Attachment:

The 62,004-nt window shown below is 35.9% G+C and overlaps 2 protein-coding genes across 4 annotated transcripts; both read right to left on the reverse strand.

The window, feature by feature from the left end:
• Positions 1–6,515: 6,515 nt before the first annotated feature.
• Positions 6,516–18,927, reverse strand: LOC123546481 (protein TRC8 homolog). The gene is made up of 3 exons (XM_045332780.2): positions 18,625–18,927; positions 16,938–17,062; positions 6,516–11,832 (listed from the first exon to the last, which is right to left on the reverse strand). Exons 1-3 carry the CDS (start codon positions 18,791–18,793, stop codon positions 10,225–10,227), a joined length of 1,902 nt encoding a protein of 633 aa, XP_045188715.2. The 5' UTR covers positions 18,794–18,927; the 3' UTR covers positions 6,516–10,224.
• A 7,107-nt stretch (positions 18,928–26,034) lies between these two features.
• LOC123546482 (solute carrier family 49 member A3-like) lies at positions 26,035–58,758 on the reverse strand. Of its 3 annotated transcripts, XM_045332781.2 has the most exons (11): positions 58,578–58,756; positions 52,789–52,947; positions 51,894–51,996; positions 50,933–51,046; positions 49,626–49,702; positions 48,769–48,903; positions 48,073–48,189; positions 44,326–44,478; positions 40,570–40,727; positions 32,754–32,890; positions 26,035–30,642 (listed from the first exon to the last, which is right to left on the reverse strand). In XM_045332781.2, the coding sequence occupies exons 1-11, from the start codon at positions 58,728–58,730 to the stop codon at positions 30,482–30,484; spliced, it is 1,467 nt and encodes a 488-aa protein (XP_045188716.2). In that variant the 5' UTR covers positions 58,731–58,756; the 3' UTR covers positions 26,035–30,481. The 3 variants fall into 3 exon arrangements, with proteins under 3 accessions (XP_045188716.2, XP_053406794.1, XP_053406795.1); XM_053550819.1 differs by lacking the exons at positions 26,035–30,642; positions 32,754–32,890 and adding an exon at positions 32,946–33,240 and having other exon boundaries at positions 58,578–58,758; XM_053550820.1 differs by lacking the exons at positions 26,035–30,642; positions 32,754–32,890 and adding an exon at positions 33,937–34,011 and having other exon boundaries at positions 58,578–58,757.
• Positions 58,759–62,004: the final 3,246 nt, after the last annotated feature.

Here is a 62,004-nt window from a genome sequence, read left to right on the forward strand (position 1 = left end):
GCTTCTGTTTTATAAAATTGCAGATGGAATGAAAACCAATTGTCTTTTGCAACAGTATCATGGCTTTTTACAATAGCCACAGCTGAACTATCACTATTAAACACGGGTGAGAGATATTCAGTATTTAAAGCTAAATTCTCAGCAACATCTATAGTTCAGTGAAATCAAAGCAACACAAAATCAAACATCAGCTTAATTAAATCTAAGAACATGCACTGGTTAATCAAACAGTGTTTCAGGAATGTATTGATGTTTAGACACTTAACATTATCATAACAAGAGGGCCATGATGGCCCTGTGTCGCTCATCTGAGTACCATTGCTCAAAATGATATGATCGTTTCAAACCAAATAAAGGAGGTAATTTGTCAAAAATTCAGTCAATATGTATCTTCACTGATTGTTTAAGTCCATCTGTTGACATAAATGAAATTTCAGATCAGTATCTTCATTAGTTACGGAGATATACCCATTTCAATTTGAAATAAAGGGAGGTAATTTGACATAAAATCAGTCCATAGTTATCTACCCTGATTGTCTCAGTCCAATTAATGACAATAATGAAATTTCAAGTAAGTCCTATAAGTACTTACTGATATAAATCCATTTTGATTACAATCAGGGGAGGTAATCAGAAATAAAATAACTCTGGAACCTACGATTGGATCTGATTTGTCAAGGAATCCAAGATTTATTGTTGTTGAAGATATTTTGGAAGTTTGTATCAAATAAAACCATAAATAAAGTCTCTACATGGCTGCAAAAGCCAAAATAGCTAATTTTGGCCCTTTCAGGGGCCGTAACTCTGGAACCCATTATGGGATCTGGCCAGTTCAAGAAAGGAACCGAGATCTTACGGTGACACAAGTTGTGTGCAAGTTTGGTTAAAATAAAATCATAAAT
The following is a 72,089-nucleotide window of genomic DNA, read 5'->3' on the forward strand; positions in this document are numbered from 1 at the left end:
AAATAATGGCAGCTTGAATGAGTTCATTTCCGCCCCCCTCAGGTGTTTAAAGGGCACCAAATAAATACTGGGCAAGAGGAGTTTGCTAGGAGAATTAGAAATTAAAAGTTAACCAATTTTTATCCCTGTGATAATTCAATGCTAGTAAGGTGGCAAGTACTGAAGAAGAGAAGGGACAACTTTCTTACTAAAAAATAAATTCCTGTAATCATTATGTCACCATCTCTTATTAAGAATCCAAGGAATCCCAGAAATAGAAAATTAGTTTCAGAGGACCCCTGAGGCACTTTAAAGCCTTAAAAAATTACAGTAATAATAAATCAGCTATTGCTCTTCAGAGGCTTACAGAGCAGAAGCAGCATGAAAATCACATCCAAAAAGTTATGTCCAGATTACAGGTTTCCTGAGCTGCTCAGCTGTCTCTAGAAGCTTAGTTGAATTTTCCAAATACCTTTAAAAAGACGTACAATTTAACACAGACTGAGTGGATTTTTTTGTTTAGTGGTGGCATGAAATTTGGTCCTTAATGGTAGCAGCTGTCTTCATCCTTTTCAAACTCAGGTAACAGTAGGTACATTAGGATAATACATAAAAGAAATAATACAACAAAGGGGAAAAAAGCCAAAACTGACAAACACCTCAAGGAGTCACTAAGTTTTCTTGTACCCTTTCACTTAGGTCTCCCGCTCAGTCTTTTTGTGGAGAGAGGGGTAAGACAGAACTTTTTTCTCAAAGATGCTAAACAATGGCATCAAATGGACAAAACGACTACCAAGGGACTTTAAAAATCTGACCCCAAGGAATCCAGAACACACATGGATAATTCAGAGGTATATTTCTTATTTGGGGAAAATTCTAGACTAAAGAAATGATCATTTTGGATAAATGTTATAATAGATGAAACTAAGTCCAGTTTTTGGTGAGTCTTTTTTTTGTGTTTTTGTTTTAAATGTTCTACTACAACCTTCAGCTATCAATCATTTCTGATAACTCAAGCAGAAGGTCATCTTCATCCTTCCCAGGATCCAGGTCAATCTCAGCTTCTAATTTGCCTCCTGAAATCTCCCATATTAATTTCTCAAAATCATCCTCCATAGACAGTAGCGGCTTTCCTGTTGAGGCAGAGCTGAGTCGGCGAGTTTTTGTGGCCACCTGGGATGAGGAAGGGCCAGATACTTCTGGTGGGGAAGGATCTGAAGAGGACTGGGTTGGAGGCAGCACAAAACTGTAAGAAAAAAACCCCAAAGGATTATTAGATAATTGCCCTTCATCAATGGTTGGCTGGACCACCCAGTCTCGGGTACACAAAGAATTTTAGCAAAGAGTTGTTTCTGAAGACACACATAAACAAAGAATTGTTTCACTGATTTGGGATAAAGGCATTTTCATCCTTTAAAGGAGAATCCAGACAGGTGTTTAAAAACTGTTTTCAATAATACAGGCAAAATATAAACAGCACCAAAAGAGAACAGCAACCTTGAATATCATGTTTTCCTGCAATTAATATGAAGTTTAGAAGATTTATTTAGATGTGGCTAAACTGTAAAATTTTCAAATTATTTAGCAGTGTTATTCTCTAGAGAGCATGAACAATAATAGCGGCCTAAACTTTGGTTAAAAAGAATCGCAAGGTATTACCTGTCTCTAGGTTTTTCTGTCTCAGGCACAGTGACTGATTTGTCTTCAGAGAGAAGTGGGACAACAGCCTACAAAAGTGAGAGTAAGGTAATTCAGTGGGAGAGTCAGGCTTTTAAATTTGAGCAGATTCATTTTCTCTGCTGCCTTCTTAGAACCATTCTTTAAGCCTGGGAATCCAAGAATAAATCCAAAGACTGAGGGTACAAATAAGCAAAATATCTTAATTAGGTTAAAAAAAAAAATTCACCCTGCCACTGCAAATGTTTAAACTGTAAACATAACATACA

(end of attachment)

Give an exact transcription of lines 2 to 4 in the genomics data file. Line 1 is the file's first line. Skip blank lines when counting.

The window, feature by feature from the left end:
• Positions 1–6,515: 6,515 nt before the first annotated feature.
• Positions 6,516–18,927, reverse strand: LOC123546481 (protein TRC8 homolog). The gene is made up of 3 exons (XM_045332780.2): positions 18,625–18,927; positions 16,938–17,062; positions 6,516–11,832 (listed from the first exon to the last, which is right to left on the reverse strand). Exons 1-3 carry the CDS (start codon positions 18,791–18,793, stop codon positions 10,225–10,227), a joined length of 1,902 nt encoding a protein of 633 aa, XP_045188715.2. The 5' UTR covers positions 18,794–18,927; the 3' UTR covers positions 6,516–10,224.